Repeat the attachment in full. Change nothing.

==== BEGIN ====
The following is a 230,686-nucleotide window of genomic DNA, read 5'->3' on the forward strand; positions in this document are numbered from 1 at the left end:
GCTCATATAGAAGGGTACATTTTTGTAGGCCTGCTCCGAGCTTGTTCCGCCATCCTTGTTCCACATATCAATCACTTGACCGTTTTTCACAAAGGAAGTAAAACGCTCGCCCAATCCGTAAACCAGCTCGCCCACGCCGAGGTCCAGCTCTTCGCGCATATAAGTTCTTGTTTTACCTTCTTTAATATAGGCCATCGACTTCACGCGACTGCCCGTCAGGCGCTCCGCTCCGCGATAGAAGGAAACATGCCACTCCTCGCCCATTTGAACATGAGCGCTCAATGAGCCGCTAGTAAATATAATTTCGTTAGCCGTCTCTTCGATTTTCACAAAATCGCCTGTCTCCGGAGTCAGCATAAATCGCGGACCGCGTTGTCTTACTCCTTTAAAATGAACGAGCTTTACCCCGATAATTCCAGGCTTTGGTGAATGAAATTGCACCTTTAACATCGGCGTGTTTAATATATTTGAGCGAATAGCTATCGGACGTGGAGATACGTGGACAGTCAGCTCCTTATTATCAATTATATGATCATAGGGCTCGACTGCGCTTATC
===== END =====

The following is a 230,686-nucleotide window of genomic DNA, read 5'->3' on the forward strand; positions in this document are numbered from 1 at the left end:
GCTCATATAGAAGGGTACATTTTTGTAGGCCTGCTCCGAGCTTGTTCCGCCATCCTTGTTCCACATATCAATCACTTGACCGTTTTTCACAAAGGAAGTAAAACGCTCGCCCAATCCGTAAACCAGCTCGCCCACGCCGAGGTCCAGCTCTTCGCGCATATAAGTTCTTGTTTTACCTTCTTTAATATAGGCCATCGACTTCACGCGACTGCCCGTCAGGCGCTCCGCTCCGCGATAGAAGGAAACATGCCACTCCTCGCCCATTTGAACATGAGCGCTCAATGAGCCGCTAGTAAATATAATTTCGTTAGCCGTCTCTTCGATTTTCACAAAATCGCCTGTCTCCGGAGTCAGCATAAATCGCGGACCGCGTTGTCTTACTCCTTTAAAATGAACGAGCTTTACCCCGATAATTCCAGGCTTTGGTGAATGAAATTGCACCTTTAACATCGGCGTGTTTAATATATTTGAGCGAATAGCTATCGGACGTGGAGATACGTGGACAGTCAGCTCCTTATTATCAATTATATGATCATAGGGCTCGACTGCGCTTATC